ARLINGTON: The race is on to build hypersonic weapons, missiles that blow through a target's defenses at more than five times the speed of sound. Or should that be "the race to grow hypersonic weapons"? It turns out an unrelated cutting-edge technology, 3D printing, may be the key to making hypersonics work.
The whole aerospace world is intrigued by so-called additive manufacturing. NASA has a 3D printer on the International Space Station; the Navy has tested one on a ship. Several rocket engine companies have built key components for these exemplars of high tech using 3D printing. The ability to build up components dot by dot, layer by layer, can be helpful in making conventional aircraft and missiles. But when it comes to making hypersonic systems, which require exotic materials and strangely shaped components that conventional methods can't handle, 3D printing may be essential.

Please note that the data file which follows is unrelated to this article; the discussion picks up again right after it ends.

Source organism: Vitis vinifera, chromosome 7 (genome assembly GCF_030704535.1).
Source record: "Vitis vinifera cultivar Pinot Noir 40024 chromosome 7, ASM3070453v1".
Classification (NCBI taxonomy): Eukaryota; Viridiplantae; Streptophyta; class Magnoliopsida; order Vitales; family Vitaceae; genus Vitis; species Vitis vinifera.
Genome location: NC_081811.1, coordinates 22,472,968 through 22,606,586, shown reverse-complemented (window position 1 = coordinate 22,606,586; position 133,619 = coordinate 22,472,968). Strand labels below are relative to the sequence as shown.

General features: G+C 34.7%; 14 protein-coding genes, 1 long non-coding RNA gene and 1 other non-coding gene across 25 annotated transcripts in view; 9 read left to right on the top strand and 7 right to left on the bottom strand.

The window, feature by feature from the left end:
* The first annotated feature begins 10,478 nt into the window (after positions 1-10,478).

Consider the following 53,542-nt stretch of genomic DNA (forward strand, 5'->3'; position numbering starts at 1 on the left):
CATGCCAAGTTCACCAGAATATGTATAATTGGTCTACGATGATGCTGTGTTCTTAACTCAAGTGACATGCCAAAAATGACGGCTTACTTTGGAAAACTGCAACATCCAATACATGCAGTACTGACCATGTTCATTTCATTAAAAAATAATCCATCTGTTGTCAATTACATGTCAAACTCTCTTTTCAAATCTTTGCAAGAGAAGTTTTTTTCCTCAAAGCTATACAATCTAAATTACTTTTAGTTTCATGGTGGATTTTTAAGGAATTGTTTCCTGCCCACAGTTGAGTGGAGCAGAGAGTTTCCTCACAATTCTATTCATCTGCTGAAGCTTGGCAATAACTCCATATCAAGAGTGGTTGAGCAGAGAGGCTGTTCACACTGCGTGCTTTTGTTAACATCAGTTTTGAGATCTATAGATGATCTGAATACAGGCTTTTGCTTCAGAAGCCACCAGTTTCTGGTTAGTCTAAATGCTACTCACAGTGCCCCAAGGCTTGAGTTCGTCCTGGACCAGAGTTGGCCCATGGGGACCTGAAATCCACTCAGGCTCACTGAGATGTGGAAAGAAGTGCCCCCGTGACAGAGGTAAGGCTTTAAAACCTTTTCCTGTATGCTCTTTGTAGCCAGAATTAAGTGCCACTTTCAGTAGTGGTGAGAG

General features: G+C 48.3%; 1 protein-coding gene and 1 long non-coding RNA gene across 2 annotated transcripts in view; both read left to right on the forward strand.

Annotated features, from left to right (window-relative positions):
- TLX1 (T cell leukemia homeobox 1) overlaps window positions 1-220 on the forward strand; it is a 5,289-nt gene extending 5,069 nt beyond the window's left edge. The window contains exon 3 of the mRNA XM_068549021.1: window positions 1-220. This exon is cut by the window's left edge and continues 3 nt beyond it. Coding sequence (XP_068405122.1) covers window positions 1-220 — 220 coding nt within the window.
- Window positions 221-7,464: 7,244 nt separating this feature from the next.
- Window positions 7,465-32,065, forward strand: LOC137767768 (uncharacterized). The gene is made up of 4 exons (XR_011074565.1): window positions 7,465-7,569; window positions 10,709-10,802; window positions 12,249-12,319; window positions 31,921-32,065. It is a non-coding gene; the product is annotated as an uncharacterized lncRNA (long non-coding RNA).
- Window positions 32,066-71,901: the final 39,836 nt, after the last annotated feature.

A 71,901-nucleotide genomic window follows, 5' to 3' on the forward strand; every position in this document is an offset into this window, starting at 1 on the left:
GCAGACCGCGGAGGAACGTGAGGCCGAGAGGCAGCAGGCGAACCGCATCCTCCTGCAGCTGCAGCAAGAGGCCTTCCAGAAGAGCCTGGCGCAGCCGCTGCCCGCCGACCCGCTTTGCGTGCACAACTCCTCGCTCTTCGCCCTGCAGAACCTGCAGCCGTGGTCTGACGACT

"There have been some fundamental gamechangers in that world [of hypersonics], so, not only can you build them, but you can build them affordably," said Raytheon's head of advanced missile systems, Tom Bussing, in a briefing for reporters yesterday afternoon. "You can build things you couldn't otherwise build."
DARPA Hypersonic Air-breathing Weapon Concept (HAWC) Program
DARPA Tactical Boost-Glide (TBG) Program
Raytheon Excalibur Precision Guided Extended Range Artillery Projectile